Chad Anderson

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since Feb 20, 2015
Dawson Creek, BC, Zone 2a
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Recent posts by Chad Anderson

I learned this lesson, this year. I butchered the roosters for the sake of the neighbours (who had not complained about the racket) before moving the hens down to the summer pasture. Very shortly thereafter, the raven and his two friends arrived and started stealing eggs. It seems to me that the roosters would have made life very difficult for the ravens.
2 years ago
The molasses metaphor is a good one. I live on a steep east-facing hill (100 foot drop over a 660-foot long 5 acre lot), sheltered from strong prevailing winds from the west (the other side of the hill is British Columbia's first wind farm.) If it's not too windy on a cool fall night, we can actually watch the uphill neighbour's wood smoke roll down our hill a few feet above the ground. Last year, we had about 6 or 7 more weeks of frost-free growing season than family about 270 feet lower, a couple miles away and nearer the bottom of the valley.

But even a few inches makes a difference as the cold air rolls down the hill. I noted severe frost damage on tomato branches that fell over the side of 10-inch raised beds, several weeks before the tops of the plants finally got killed.

This year, I'm going to try to create some of those night-time "frost fences" to channel cold air away from some garden beds. The trick on an east-facing hill, is to design them as daytime sun scoops, and night-time frost fences. Basically, I'm trying to create hot, still air all day long for some heat-loving pumpkins, melons, etc., and trap that heat there as much as possible, in thermal mass and undisturbed air, overnight.

I've just ordered some cheap min/max fridge thermometers to do some experiments with some microclimates around the yard in the spring, to guess at fall conditions with similar daylight hours, when the evil frost returns to shut us down.
2 years ago
If they have continuous access to grain, crumble or pellets, maybe they're not hungry enough? Picky eaters of all species are cured by a lack of options. Maybe only put their favorite stuff out at dusk, so they have a good appetite to put them to work on scraps and compost during daylight hours. Chickens, like my children, more readily recognize vegetables as food in the absence of sweets!
2 years ago
Harvesting cattail leaves for livestock bedding in winter is convenient if you live far enough north! We've had plenty of cold weather and the ice is plenty thick in the shallow cattail habitat of our sewage lagoon to go trim some well-dried cattails for poultry bedding. I used a bow saw, which effortlessly zipped through the stems a few inches above ice level. By volume, it's a low-effort and quick harvest.

It was easy to pull them up through the ice, too, but then you get the fragrant reminder of unfrozen anaerobic decomposition. Hopefully, trimming a few inches above the ice level after a quite a few weeks of dry, sunny cold ensures a level of sanitation suitable for a chicken coop.

I piled them up on a 8x12 tarp, and pulled the ends together and it made a fast, bulky but almost weightless bale for transport.

Given the huge air cells inside dried cattail leaves, I can't imagine a warmer bedding. (But, for the same reason, I doubt its utility as a fuel.) Time will tell how absorbent and durable it is over the course of the winter - and whether it contributes to or minimizes odors in a deep (usually frozen) litter. At a minimum, I expect the litter to be well oxygenated top to bottom, due to the air cells in the leaves.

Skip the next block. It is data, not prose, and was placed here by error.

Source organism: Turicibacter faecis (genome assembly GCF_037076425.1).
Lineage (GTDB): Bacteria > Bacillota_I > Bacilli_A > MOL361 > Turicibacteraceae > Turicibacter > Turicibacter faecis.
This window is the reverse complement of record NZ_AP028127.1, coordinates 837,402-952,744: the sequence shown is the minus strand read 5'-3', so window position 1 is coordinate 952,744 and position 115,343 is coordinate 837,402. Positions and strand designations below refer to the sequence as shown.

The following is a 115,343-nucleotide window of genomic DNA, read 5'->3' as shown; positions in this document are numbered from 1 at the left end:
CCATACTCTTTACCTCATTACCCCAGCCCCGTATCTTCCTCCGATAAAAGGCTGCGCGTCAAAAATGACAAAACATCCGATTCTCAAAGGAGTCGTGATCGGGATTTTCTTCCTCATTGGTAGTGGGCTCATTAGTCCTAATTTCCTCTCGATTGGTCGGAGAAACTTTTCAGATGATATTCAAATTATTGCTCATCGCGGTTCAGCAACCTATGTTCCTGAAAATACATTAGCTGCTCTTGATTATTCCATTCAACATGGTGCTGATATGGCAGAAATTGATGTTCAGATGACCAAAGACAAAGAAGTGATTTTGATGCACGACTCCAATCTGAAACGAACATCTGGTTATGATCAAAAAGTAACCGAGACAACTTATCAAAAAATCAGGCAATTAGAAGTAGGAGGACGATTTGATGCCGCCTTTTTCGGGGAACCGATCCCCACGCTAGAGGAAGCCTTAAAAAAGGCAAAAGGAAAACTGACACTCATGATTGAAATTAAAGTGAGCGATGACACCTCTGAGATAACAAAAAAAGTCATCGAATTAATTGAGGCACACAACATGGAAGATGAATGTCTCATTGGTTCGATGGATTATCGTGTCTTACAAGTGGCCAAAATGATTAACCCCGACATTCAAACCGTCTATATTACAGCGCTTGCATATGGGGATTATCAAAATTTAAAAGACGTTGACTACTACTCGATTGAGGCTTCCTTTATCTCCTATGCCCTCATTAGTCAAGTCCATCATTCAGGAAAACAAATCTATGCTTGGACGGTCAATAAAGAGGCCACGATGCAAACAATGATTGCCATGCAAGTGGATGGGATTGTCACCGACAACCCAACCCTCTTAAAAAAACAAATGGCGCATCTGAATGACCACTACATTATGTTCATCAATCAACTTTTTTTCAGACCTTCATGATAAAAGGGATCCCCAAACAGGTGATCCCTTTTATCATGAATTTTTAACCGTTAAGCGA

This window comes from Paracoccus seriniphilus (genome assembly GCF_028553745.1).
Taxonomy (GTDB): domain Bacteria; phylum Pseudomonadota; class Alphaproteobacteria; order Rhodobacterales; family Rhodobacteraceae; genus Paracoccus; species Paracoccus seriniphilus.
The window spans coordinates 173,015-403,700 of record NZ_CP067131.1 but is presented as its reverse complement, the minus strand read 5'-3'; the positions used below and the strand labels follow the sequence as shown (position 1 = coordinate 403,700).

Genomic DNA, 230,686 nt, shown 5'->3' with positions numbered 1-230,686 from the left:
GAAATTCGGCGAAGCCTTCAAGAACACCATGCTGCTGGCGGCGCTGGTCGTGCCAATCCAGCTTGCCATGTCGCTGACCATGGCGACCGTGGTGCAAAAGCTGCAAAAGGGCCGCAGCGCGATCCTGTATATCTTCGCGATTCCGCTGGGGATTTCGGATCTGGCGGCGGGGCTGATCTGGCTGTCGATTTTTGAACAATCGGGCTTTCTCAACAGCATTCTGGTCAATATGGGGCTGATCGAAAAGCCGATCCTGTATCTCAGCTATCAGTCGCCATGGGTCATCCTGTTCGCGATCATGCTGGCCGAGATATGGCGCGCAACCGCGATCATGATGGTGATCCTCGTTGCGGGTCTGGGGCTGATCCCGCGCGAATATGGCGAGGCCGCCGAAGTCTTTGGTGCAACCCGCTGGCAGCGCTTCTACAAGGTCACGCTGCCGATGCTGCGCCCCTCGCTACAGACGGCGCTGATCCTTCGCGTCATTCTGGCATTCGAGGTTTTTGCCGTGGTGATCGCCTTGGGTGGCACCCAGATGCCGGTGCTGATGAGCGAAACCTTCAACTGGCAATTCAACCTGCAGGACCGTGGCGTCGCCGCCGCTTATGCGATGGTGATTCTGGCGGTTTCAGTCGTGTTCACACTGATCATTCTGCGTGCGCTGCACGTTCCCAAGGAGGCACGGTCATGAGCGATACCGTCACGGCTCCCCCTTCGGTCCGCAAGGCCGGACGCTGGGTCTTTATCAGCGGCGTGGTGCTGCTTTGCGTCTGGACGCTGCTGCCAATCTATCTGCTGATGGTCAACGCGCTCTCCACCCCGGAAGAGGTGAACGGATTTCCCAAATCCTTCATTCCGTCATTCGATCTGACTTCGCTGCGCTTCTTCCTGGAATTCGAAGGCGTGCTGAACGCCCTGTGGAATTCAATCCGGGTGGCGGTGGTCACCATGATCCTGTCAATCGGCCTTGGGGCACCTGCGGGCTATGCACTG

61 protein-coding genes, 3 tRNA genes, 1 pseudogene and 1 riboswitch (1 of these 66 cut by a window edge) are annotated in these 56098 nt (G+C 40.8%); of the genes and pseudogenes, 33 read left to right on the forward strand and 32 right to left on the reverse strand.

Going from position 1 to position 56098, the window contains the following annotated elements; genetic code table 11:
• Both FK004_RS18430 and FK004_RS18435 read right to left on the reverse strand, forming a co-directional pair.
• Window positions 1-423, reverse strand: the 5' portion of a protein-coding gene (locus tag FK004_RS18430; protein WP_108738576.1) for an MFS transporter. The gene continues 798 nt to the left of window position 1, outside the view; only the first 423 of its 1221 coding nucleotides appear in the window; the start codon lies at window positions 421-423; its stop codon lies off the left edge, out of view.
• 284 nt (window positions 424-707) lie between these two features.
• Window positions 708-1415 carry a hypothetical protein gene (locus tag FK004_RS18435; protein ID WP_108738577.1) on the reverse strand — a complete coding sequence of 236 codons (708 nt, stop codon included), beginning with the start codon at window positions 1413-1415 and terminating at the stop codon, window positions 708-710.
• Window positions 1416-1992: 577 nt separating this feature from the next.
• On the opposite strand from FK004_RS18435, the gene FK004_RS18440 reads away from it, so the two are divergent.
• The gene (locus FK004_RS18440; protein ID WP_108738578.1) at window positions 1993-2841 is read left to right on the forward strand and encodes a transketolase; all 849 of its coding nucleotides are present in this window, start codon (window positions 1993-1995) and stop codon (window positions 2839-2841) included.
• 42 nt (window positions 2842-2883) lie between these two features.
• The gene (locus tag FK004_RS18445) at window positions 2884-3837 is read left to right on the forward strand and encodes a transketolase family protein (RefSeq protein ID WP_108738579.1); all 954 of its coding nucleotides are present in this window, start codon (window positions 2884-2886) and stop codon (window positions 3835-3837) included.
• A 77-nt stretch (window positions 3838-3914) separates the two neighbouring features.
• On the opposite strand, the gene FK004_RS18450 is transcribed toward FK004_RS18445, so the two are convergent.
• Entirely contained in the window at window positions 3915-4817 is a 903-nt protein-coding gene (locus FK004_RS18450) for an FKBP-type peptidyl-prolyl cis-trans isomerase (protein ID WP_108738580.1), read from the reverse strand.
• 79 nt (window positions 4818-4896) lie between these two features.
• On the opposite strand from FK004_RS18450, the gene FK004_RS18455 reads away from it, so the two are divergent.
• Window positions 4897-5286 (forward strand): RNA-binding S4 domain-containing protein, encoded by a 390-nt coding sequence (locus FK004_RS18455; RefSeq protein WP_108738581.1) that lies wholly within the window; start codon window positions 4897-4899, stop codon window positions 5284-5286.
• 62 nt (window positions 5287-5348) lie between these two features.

2 years ago
There are a lot of variables at play, so I doubt anything but "wait and see" experimentation will answer this. I live in northern Canada between Rocky Mountain foothills and prairie, and in our case, 4 inch vents don't seem to be drop the temperature early enough or keep it low enough long into February / March / April, even though nighttime temperatures are well, well below freezing. Some of my variables: ours touches an uninsulated foundation of the house (soon to be insulated), and the vents are not in particularly exposed locations, and not aligned with the prevailing winds.

If it's near enough to the house, a $15 battery-powered weather station with a wireless transmitter is a handy way to monitor the temperature in the root cellar. Plug the vents, partially or completely, if the weather's getting too cold.

I'm going to be using a timer outlet to run an in-duct fan on the vent at night - with the addition of an thermostat to shut off the fan before everything is frozen solid. (Inkbird ITC-308.) With the fan, timer and thermostat, I think I should be able to keep the place at ideal temperature well into April and probably even May, given our cool nighttime temperatures. It's a little too high-tech for my liking, but should keep us in root vegetables until we're planting next year's crop. If it works well, I'll have a 12 x 14 foot refrigerator for a microscopic fraction of the electric bill that would otherwise require.

(I THINK you could use two of the Inkbird thermostats in series, to run the fan anytime it's cooler outside than in the root cellar, but I can trust overnight cool temperatures, and already have the timer.)
2 years ago
Do the proceeds from your stuff on Scubbly get into your PayPal account right away? Are there any downloads can I buy that will help this weekend? I sure appreciate all that you've given to the world, Paul, and I want to start paying back!

...but I'm a Canadian hoping to avoid that international shipping if I can. If there are no downloads that meet the need, I do see some alternatives in the list...